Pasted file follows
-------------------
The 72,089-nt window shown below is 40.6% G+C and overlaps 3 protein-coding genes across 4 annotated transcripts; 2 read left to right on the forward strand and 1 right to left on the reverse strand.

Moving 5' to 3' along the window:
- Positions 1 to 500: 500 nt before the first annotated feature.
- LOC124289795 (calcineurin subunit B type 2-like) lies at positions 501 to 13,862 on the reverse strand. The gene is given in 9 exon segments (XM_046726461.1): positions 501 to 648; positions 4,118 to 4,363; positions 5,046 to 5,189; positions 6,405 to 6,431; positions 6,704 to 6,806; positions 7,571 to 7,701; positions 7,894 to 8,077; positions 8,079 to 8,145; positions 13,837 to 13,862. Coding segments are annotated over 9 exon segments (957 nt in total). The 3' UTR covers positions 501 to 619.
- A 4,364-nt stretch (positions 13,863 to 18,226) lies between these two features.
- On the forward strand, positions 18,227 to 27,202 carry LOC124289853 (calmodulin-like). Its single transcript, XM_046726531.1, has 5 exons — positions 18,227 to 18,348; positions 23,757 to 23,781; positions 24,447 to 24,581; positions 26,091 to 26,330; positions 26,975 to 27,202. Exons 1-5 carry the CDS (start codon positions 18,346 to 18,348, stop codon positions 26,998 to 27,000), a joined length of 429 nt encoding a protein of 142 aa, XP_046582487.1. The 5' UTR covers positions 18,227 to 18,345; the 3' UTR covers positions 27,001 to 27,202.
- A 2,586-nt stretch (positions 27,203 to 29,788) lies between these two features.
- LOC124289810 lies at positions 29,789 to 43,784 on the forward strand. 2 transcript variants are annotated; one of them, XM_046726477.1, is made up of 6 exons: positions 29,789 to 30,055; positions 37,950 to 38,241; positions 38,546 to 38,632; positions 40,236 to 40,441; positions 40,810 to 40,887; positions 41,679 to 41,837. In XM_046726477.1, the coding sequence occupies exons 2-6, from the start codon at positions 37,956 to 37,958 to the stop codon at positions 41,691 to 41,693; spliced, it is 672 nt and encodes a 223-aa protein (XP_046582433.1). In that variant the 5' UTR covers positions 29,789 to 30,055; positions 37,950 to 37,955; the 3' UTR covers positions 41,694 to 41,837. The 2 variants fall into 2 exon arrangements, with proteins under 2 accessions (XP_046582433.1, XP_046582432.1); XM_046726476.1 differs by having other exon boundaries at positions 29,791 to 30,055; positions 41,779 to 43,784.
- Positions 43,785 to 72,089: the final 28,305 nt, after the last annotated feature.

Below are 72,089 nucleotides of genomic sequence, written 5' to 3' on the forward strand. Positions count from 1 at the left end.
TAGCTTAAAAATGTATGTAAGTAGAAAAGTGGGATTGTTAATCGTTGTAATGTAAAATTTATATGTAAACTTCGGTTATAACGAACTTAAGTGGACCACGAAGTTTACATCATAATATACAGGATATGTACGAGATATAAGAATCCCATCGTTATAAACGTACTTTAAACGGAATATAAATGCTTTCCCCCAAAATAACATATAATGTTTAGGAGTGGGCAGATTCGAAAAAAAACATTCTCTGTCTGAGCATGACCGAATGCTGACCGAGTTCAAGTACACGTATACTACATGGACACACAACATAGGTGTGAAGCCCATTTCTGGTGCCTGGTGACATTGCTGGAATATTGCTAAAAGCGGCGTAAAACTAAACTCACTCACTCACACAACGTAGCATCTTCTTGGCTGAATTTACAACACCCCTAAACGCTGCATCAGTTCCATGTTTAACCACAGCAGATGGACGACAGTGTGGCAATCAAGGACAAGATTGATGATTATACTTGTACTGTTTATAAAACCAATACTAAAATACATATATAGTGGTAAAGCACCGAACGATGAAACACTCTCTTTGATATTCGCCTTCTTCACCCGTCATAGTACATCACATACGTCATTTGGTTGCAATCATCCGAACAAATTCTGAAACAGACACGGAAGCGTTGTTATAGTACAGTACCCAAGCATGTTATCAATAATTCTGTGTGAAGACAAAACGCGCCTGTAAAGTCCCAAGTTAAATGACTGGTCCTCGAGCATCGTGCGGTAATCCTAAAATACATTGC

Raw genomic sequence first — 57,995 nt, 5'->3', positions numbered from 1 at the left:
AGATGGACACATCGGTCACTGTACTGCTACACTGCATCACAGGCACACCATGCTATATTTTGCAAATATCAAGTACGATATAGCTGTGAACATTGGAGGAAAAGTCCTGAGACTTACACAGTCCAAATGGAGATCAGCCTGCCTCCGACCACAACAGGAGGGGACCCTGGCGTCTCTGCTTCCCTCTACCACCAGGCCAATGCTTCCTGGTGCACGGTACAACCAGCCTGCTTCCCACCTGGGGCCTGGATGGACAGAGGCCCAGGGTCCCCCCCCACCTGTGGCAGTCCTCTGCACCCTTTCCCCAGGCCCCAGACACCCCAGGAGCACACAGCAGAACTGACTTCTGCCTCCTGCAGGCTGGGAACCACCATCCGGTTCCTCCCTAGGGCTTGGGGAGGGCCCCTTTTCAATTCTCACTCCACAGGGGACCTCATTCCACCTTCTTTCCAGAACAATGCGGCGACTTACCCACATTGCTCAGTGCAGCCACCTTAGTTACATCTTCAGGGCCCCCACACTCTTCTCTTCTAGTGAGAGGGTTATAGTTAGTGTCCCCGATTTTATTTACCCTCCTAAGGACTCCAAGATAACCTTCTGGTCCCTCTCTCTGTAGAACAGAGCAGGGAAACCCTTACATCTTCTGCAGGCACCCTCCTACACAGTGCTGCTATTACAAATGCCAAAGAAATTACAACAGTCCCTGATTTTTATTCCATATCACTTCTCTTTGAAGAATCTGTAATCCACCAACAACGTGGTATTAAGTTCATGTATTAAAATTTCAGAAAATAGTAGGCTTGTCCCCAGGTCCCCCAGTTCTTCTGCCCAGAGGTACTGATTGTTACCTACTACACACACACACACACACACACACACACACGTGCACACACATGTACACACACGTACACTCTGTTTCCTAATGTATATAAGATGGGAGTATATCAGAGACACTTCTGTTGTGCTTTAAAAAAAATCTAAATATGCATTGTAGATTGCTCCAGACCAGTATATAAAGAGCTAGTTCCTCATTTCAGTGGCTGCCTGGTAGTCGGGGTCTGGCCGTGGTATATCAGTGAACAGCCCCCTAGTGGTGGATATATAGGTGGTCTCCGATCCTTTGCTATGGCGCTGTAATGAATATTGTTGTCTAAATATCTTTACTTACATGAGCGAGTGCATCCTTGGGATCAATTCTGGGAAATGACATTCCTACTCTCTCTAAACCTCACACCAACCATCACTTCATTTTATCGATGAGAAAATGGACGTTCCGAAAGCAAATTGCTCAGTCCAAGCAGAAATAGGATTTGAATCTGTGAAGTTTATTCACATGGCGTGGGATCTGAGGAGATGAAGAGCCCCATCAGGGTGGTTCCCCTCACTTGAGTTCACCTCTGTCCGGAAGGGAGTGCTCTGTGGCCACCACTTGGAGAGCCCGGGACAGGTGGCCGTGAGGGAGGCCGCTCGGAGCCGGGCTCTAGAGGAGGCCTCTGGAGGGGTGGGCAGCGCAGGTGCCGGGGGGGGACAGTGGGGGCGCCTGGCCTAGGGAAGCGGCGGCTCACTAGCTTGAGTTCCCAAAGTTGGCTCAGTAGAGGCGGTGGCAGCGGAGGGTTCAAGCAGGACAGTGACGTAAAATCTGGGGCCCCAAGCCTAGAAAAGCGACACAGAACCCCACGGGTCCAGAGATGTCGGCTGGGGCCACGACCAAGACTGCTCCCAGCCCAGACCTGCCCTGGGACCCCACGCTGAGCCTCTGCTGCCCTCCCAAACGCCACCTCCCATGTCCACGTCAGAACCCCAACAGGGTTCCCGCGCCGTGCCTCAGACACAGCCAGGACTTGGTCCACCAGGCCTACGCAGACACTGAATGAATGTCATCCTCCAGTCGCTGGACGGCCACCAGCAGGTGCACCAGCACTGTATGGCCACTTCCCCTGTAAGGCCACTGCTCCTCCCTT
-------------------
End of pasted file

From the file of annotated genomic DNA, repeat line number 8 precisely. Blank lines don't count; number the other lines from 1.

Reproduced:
- LOC124289810 lies at positions 29,789 to 43,784 on the forward strand. 2 transcript variants are annotated; one of them, XM_046726477.1, is made up of 6 exons: positions 29,789 to 30,055; positions 37,950 to 38,241; positions 38,546 to 38,632; positions 40,236 to 40,441; positions 40,810 to 40,887; positions 41,679 to 41,837. In XM_046726477.1, the coding sequence occupies exons 2-6, from the start codon at positions 37,956 to 37,958 to the stop codon at positions 41,691 to 41,693; spliced, it is 672 nt and encodes a 223-aa protein (XP_046582433.1). In that variant the 5' UTR covers positions 29,789 to 30,055; positions 37,950 to 37,955; the 3' UTR covers positions 41,694 to 41,837. The 2 variants fall into 2 exon arrangements, with proteins under 2 accessions (XP_046582433.1, XP_046582432.1); XM_046726476.1 differs by having other exon boundaries at positions 29,791 to 30,055; positions 41,779 to 43,784.